Lisa Larsen Weidenbach was one of the most surprised finishers yesterday in the Nike Cherry Blossom 10-Mile run in West Potomac Park.

"I'm a little embarrassed after telling everybody how poorly I expected to finish," she said after breaking the women's course record and winning the women's division of the 13th annual race in 53 minutes 30 seconds. "I was tired after last week, (when she set a U.S. record for 30 kilometers at Albany, N.Y.) and I didn't think I had anything left."

The previous women's course record (53:46) was set by Eleanor Simonsick of Baltimore in 1983.

The men's course record and world record for 10 miles also could have been broken had not the pace been so slow for the first half of the race. But the early pace helped Simeon Kigen earn his second consecutive Nike Cherry Blossom victory in 46:24, 61 seconds faster than last year's time.

Each winner received a check for $3,000. Jacqueline Gareau (53:56) of Canada and Sosthenes Bitok (46:39) of Tarrytown, N.Y., earned $1,500 apiece for second-place finishes.

While Kigen was 10 seconds off the record, hundreds of the 4,000 finishers ran personal bests and several U.S. single-age records were established. The weather was near perfect, with temperatures in the low 50s and moderate wind. And the course, which winds through blooming cherry blossoms in West and East Potomac parks, was flat and fast as usual.

Larsen Weidenbach, 23, from Marblehead, Mass., made the best of it. After trailing Gail Kingma of Seattle (third place in 54:01) for eight miles, Larsen Weidenbach surged into the lead and was never challenged. Last year, she kicked at the same point, but Rosa Mota caught up with 400 meters left to defeat Larsen Weidenbach by one second.

"Once I passed Gail, I didn't want that to happen again," said Larsen Weidenbach, whose time was only 11 seconds off the U.S. record for 10 miles. Gareau, 32, remained 20 meters behind for virtually the entire race and finished in 53:56.

The men's race was more tactical. Most of the 15 runners in the front pack at the mile knew Kigen would be patient until the last few miles. Last year he waited until the last mile to unleash his kick, and his 46:14 last week (one second off the world record set by Greg Meyer here in 1983) put him far up on the competition.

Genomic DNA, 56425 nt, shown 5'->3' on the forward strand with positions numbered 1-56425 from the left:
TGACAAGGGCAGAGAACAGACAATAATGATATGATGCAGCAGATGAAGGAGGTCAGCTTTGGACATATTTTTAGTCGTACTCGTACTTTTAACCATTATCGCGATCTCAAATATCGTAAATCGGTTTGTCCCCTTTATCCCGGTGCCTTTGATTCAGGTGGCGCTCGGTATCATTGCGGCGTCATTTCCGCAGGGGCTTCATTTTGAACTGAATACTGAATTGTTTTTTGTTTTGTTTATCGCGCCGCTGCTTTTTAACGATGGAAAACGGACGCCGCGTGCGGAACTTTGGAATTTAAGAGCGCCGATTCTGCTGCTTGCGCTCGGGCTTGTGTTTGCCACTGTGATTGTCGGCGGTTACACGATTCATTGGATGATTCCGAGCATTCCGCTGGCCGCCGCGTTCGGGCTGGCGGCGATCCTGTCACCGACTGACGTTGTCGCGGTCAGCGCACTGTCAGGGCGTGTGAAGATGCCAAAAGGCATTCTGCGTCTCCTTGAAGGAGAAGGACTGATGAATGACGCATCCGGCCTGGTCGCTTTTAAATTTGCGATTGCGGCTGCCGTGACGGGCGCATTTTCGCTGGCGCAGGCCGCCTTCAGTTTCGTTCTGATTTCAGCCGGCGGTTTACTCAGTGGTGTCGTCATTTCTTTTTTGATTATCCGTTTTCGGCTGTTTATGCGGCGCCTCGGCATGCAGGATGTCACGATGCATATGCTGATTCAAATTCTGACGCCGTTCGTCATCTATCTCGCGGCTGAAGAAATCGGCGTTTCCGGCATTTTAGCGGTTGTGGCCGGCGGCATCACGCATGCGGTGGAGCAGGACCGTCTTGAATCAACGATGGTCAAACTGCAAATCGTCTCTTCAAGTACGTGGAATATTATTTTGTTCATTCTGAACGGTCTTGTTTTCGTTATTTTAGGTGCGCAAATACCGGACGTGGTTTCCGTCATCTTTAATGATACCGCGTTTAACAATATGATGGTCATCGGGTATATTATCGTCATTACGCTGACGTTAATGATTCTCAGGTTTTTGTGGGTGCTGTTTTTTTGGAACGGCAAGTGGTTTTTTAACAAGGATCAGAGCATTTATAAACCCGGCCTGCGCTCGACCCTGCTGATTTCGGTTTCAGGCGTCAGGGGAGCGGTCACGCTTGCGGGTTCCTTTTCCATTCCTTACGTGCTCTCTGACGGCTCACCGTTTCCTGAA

Before the pack had thinned by the five-mile mark, nobody was willing to run faster than a 4:41 per mile pace. "I was a little upset that the guys weren't committed to run very fast until four miles," said Jon Sinclair, 27, from Fort Collins, Colo., who placed third in 46:45. "The pace seemed real lethargic to me."

When the leaders reached the midway point, the top four finishers -- two Kenyans (Kigen and Bitok) and two Americans (Sinclair and Thom Hunt) -- broke away as a pack. Sinclair tried three times to surge ahead but each time, the other three runners quickly caught him. Sinclair made his last surge at eight miles, and Hunt, 26, of Eugene, Ore., faded into fourth, where he finished in 46:57.

Kigen, 23, darted into the lead 400 meters later and Sinclair and Bitok moved in directly behind. Another 400 meters later, Bitok dropped from the pace. Sinclair held on, but was straining while Kigen was relaxed. Less than 50 meters later, Kigen pulled away from Sinclair, running the ninth mile in 4:28.

"I was feeling okay at nine miles," said Kigen, a University of Colorado student. "I knew I could outkick either of them (Sinclair and Bitok) if I could stay with them."

Kigen ran away with the race with a 4:24 last mile while Bitok and Sinclair battled down the stretch for second. With 150 meters remaining, Bitok sprinted past Sinclair and opened a six-second margin for second place.

Barry Brown, 40, of Gainesville, Fla., became the fastest American master (age 40 and older) over 10 miles with a 49:46 effort, 31st place overall.

Eddie Benham, 77, of Ocean City, Md., earned a U.S. and world single-age record with a 74:10, seven minutes off the previous record. Percy Perry, 81, of Jersey City, N.J., set a U.S. and world single-age record for 10 miles at 96:22. He was the oldest finisher in the first race in 1973 as well as in this year's race.

Marianne Dickerson, who was favored among the women, was not able to compete after she became ill Saturday with a temperature of 104 and a stomach virus.